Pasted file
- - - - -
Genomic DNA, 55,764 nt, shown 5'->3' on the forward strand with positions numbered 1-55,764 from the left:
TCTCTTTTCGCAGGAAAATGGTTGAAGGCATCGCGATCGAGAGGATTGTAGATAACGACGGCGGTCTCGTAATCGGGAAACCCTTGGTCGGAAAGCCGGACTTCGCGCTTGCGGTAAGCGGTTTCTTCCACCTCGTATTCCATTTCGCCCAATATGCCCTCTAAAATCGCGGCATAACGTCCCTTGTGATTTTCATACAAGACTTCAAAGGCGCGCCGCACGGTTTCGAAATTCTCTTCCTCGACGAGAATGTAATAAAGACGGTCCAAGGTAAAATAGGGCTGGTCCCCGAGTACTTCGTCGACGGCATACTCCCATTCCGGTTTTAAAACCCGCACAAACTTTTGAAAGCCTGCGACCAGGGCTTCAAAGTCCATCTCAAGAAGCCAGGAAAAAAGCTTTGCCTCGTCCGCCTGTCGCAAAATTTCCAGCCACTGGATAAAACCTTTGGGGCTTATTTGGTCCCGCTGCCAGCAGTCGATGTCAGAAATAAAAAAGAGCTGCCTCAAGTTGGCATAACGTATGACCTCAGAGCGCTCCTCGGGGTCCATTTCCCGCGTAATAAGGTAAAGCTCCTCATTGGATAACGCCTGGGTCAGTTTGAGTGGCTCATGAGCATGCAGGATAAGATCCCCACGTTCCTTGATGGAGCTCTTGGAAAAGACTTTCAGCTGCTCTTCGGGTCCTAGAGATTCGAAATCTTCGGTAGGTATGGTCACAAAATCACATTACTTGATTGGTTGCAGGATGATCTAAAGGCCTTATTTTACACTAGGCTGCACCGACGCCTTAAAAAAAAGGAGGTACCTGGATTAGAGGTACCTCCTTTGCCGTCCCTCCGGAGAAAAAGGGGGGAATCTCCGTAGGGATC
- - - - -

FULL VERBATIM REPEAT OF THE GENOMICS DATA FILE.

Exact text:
Genomic DNA, 55,764 nt, shown 5'->3' on the forward strand with positions numbered 1-55,764 from the left:
TCTCTTTTCGCAGGAAAATGGTTGAAGGCATCGCGATCGAGAGGATTGTAGATAACGACGGCGGTCTCGTAATCGGGAAACCCTTGGTCGGAAAGCCGGACTTCGCGCTTGCGGTAAGCGGTTTCTTCCACCTCGTATTCCATTTCGCCCAATATGCCCTCTAAAATCGCGGCATAACGTCCCTTGTGATTTTCATACAAGACTTCAAAGGCGCGCCGCACGGTTTCGAAATTCTCTTCCTCGACGAGAATGTAATAAAGACGGTCCAAGGTAAAATAGGGCTGGTCCCCGAGTACTTCGTCGACGGCATACTCCCATTCCGGTTTTAAAACCCGCACAAACTTTTGAAAGCCTGCGACCAGGGCTTCAAAGTCCATCTCAAGAAGCCAGGAAAAAAGCTTTGCCTCGTCCGCCTGTCGCAAAATTTCCAGCCACTGGATAAAACCTTTGGGGCTTATTTGGTCCCGCTGCCAGCAGTCGATGTCAGAAATAAAAAAGAGCTGCCTCAAGTTGGCATAACGTATGACCTCAGAGCGCTCCTCGGGGTCCATTTCCCGCGTAATAAGGTAAAGCTCCTCATTGGATAACGCCTGGGTCAGTTTGAGTGGCTCATGAGCATGCAGGATAAGATCCCCACGTTCCTTGATGGAGCTCTTGGAAAAGACTTTCAGCTGCTCTTCGGGTCCTAGAGATTCGAAATCTTCGGTAGGTATGGTCACAAAATCACATTACTTGATTGGTTGCAGGATGATCTAAAGGCCTTATTTTACACTAGGCTGCACCGACGCCTTAAAAAAAAGGAGGTACCTGGATTAGAGGTACCTCCTTTGCCGTCCCTCCGGAGAAAAAGGGGGGAATCTCCGTAGGGATC